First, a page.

Dairy farmers struggling through the pandemic
ALTOONA, Wis. (WEAU) - When the Covid-19 pandemic hit about a year ago, most industries, including dairy, were caught off guard. New numbers published in the Dairy Star Milk Break show that only 50% of dairy farmers signed up for price protection under the Dairy Margin Coverage program that was established in the 2018 Farm Bill. That’s because they though prices in 2020 would be strong but that wasn’t the case. But they’ve apparently learned their lesson. For 2021, 74% of dairy farms across the country enrolled in DMC for 2021. That includes almost 48 hundred dairies in Wisconsin. So far this year, with increasing feed prices, payments to dairy farmers have reached more than $93 million or just under $5,000 per farm. In Wisconsin total DMC payments this year have totaled almost $21 million with average payments of nearly 49 hundred dollars per farm.
Two Republican state legislators are offering a different version of a state agribusiness export program from the one introduced by Governor Tony Evers. State Senator Joan Ballweg and Representative Tony Kurtz say their bill has a few more limits than the one offered by the governor. The legislators’ bill would require the Wisconsin Economic Development Corporation to work with the Department of Agriculture, Trade and Consumer Protection to create and execute an overall export plan by 2026. The bill also calls for state agencies to spend money increasing the value of milk and other dairy products as well as meat products and state crops going into export markets. Those 2 agencies would be required to report on the progress of meeting those goals by the summer of 2024.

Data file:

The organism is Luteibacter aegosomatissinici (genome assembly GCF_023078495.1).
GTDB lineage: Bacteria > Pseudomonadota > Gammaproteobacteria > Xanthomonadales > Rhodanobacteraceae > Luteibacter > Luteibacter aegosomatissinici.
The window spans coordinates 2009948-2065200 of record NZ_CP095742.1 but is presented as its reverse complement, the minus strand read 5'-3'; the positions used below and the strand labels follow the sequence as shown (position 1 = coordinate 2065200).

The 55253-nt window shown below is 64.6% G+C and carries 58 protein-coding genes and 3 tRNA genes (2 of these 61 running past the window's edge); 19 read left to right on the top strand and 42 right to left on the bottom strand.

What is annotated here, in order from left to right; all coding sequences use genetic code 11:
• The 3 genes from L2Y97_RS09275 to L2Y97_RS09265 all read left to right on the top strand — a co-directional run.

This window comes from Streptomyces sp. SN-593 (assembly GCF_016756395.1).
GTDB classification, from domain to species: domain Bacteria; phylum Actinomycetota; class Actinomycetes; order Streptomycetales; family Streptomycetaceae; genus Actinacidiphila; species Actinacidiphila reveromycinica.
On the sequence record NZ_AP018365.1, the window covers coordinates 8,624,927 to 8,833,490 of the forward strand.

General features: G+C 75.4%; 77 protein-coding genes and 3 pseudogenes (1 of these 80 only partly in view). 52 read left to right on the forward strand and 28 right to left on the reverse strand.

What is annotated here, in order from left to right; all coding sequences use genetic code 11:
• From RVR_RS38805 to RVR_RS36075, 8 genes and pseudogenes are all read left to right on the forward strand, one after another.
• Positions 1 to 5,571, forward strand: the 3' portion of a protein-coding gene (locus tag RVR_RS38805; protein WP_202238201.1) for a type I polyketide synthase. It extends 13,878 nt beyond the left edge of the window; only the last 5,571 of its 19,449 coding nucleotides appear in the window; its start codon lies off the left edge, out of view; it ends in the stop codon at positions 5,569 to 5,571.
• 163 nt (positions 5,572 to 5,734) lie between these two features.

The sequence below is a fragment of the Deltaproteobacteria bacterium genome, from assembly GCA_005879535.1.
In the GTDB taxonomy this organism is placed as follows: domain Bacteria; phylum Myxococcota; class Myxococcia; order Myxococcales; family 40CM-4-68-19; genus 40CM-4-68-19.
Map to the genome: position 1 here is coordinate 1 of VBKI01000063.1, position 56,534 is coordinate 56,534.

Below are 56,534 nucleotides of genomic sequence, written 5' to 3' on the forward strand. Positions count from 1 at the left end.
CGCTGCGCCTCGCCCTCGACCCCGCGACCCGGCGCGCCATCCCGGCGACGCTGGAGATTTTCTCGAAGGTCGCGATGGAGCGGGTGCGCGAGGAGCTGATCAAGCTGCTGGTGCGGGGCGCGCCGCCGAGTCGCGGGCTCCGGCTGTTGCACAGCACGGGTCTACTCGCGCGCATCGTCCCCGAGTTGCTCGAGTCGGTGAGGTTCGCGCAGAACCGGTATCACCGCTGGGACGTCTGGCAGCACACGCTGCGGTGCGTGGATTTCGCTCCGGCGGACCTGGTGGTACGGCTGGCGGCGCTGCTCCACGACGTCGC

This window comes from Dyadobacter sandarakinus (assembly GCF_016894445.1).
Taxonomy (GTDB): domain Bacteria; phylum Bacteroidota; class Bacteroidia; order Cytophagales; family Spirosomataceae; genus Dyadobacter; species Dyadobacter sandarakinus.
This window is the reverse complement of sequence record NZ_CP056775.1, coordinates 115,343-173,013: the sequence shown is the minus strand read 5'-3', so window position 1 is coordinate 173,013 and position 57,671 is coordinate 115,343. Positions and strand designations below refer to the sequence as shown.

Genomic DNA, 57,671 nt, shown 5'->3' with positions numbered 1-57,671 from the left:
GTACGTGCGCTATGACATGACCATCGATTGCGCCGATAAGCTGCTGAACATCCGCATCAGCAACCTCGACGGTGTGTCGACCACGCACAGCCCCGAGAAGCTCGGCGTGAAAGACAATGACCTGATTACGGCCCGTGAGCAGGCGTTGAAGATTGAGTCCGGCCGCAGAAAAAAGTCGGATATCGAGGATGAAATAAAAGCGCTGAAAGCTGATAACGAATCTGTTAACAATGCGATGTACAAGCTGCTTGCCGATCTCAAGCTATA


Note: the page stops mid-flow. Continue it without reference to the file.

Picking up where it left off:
Agriculture Secretary Tom Vilsack told the House Agriculture Appropriations Subcommittee yesterday that the Biden Administration is going to end the popular Farmers to Families Food Box Program. Vilsack said a review of the program showed it had too many administrative costs and inadequate accounting as to where the boxes were delivered. He said they will shut down the program by the first of May but the USDA will continue to distribute produce and dairy products to the hungry across the country. Funding for the program reached about $4 billion last year and it distributed over 157 million boxes of fruits, vegetables, dairy products and cooked meats through food pantries, food banks, churches and other charities. Vilsack said food distribution to the needy will continue under a new program called the Emergency Food Assistance Program.
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